Well, I think they do. In fact, you know, there was a recent poll that ask people if there were certain candidates for public office that they would not vote for. And it turns out that people are becoming increasingly tolerant of women, of gays and lesbians, of African-Americans running for office. But the one group that most people will not support are atheists. And, of course, as we know very recently, one member of Congress, Pete Stark from California, admitted that he was not a religious believer, that he was an atheist. And so far, he’s the only one of all the members of Congress who has had the courage to come out and say that although I’m sure there are others who are still in the atheist closet, so to speak.
Right. I think there is an issue about atheists needing to come out of the closet or secular, a secular humanist, whatever you want to call it, not just Hard-Line Atheists, but as an atheist, I should say that I don’t really see atheists as an oppressed minority in need of liberation. Atheist don’t make 80 cents on the dollar compared to the religious neighbors like women do compared to men. Atheists don’t seem like they’re really subject to unfair housing practices or violence on par with GSB tea community or, you know, the black community. Yet you felt threatened because of your defense of secularism. So I guess say I have questions about all of that. I, I really side with people like Richard Dawkins who who as an atheist, he talks about raising consciousness, not a pressing a minority, but raising consciousness in our culture, that being an atheist is perfectly sensible. That there are a lot of atheists out there. So what’s your take? Do you think that this church state separation cases, these violations of the establishment clause, are these civil rights violations?
Well, I think they are really. For one thing and it’s interesting to he racist, T.J., you know, only recently, really in the past several months for people like Richard Dawkins and Sam Harris and Christopher Hitchens made Athie ism or secularism really an issue. And they’ve written books that have sold, you know, hundreds of thousands of copies. So there’s obviously a segment of the public that is beginning to feel that this is a civil rights issue, which I really think it is. But the other interesting thing, T.J., is that most of the people that I interviewed in these communities who had brought challenges to these religious symbols and practices, you know, posting the Ten Commandments in county courthouses, having prayers at high school football games, reciting the words under God in the Pledge of Allegiance. Most of these people, in fact, are religious believers, Jim Underdown their religious believers.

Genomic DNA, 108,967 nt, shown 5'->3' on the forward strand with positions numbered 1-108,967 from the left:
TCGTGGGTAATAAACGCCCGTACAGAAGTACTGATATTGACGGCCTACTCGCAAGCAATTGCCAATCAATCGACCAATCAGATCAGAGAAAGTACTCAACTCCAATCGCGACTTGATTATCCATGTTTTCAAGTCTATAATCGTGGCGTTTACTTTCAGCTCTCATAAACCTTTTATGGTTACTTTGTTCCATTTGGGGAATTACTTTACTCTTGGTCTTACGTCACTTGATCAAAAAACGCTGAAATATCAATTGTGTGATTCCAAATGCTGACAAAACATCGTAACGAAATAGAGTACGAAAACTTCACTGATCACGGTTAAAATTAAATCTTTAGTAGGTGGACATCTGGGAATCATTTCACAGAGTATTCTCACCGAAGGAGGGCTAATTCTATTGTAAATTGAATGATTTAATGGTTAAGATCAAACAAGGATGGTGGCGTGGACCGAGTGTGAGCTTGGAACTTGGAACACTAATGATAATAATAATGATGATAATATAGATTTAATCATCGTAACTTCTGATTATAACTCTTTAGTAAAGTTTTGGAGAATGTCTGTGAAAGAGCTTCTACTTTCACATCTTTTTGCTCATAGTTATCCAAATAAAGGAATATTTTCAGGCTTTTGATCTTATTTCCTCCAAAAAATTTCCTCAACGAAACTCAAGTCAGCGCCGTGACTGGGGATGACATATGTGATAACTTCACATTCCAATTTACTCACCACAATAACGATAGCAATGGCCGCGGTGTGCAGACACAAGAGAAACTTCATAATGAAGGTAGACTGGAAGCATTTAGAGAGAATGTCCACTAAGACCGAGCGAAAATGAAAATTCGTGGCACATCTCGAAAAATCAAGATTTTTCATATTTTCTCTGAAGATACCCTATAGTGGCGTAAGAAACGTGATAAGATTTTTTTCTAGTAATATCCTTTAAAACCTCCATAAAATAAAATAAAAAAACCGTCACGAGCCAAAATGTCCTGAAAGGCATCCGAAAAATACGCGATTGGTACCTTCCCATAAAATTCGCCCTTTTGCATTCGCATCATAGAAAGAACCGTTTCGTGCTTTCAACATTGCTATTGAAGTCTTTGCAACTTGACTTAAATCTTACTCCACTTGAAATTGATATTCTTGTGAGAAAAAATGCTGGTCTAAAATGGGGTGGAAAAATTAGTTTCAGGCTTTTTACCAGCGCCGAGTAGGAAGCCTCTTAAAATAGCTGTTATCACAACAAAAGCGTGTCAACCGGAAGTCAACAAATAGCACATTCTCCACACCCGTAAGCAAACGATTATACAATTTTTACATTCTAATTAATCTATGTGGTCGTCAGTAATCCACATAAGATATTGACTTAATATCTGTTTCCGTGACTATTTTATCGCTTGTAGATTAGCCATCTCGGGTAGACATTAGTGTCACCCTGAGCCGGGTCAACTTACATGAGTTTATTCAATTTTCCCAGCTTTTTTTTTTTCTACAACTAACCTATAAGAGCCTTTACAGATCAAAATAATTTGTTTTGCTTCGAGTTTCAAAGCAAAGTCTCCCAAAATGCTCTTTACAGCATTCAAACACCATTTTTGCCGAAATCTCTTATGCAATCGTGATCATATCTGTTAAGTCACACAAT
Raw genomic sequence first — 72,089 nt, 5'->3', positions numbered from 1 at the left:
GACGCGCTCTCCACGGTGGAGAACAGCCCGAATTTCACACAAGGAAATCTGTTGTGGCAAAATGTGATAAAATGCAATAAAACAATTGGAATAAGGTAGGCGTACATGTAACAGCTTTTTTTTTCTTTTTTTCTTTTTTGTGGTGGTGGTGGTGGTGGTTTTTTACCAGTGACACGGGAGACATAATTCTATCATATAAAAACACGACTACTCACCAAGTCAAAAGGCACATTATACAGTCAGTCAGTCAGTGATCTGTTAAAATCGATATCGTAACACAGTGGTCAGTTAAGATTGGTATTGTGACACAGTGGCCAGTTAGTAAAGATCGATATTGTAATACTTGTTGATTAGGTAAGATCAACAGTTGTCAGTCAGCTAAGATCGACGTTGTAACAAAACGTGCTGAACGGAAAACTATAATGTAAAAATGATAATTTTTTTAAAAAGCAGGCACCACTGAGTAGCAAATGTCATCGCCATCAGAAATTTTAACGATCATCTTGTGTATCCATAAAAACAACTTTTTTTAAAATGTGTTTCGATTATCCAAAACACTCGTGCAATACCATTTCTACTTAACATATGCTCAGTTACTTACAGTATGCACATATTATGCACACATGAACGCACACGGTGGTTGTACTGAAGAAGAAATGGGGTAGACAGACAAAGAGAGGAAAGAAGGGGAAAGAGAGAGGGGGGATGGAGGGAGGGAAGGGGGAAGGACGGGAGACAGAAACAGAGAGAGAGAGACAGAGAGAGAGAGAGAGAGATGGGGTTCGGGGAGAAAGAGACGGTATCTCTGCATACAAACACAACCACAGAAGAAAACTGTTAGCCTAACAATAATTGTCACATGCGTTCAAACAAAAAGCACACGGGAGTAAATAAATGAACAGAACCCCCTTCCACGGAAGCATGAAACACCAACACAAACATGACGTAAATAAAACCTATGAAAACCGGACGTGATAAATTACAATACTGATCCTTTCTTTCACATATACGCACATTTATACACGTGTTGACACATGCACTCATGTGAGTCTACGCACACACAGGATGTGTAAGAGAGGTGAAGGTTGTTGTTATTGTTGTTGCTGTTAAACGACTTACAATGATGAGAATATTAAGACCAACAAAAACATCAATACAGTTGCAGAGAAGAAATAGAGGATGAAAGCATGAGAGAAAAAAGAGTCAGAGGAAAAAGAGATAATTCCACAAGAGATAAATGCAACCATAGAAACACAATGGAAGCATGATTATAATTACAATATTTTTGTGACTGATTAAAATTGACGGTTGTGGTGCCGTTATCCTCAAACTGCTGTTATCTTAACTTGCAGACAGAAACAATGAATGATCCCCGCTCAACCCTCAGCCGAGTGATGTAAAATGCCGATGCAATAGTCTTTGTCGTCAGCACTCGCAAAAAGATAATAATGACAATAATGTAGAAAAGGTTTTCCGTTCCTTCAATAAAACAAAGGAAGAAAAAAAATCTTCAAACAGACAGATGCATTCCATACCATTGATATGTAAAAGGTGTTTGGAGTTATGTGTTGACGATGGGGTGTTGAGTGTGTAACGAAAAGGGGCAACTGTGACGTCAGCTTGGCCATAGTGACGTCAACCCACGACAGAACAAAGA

They’re Christians coming from small towns. They’re religious people standing up for secularism, not some atheist minority with an agenda to change America, but they’re religious people.
Yes, they are. And what’s what’s sort of ironic is that the people who were defending these religious symbols and practices aren’t willing to admit that fellow religious believers could actually believe in the separation of church and state. I mean, there are a lot of people out there who really believe that the Christian majority in this country, although it’s shrinking in numbers, is still considerably in the majority, have the right to decide what goes up in their communities. What happens in their schools and their courthouses. And they tend to paint all of their opponents as atheists or secular humanist. You know, they say they’re not willing to admit that within the broad spectrum of religious belief. There are people who disagree with them.
I’d like to let our listeners know that you can get a copy of God on trial dispatches from America’s Religious. Fields through our website point of inquiry, dawg. If you’re at all interested in church state separation and the stories behind the movers and shakers in this and why they brought these cases to the courts, you need a copy of this book. So get it at point of inquiry dot org. Peter, you write in the book about Mike Newdow and his Pledge of Allegiance case, the intelligent design case in Dover in 2005 about cases surrounding the display of the Ten Commandments in Texas and other places. Which one of these cases that you detail interested you most?